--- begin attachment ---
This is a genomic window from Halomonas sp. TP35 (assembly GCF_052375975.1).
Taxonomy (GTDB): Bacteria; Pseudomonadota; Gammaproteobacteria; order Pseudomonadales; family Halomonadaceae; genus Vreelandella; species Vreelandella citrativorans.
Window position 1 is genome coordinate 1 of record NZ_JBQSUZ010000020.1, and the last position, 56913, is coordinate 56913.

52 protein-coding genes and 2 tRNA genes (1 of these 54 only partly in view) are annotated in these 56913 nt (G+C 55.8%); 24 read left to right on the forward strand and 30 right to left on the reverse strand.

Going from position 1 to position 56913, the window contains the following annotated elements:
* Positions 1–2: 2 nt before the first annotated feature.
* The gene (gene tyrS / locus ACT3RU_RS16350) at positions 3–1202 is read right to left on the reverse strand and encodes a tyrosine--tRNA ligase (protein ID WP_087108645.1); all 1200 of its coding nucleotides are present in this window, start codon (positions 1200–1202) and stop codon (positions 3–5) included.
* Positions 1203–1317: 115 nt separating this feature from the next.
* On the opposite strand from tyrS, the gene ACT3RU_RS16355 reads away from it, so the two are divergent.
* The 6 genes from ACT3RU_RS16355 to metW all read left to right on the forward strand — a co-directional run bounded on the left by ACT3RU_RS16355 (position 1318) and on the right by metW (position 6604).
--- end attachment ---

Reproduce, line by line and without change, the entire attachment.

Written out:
This is a genomic window from Halomonas sp. TP35 (assembly GCF_052375975.1).
Taxonomy (GTDB): Bacteria; Pseudomonadota; Gammaproteobacteria; order Pseudomonadales; family Halomonadaceae; genus Vreelandella; species Vreelandella citrativorans.
Window position 1 is genome coordinate 1 of record NZ_JBQSUZ010000020.1, and the last position, 56913, is coordinate 56913.

52 protein-coding genes and 2 tRNA genes (1 of these 54 only partly in view) are annotated in these 56913 nt (G+C 55.8%); 24 read left to right on the forward strand and 30 right to left on the reverse strand.

Going from position 1 to position 56913, the window contains the following annotated elements:
* Positions 1–2: 2 nt before the first annotated feature.
* The gene (gene tyrS / locus ACT3RU_RS16350) at positions 3–1202 is read right to left on the reverse strand and encodes a tyrosine--tRNA ligase (protein ID WP_087108645.1); all 1200 of its coding nucleotides are present in this window, start codon (positions 1200–1202) and stop codon (positions 3–5) included.
* Positions 1203–1317: 115 nt separating this feature from the next.
* On the opposite strand from tyrS, the gene ACT3RU_RS16355 reads away from it, so the two are divergent.
* The 6 genes from ACT3RU_RS16355 to metW all read left to right on the forward strand — a co-directional run bounded on the left by ACT3RU_RS16355 (position 1318) and on the right by metW (position 6604).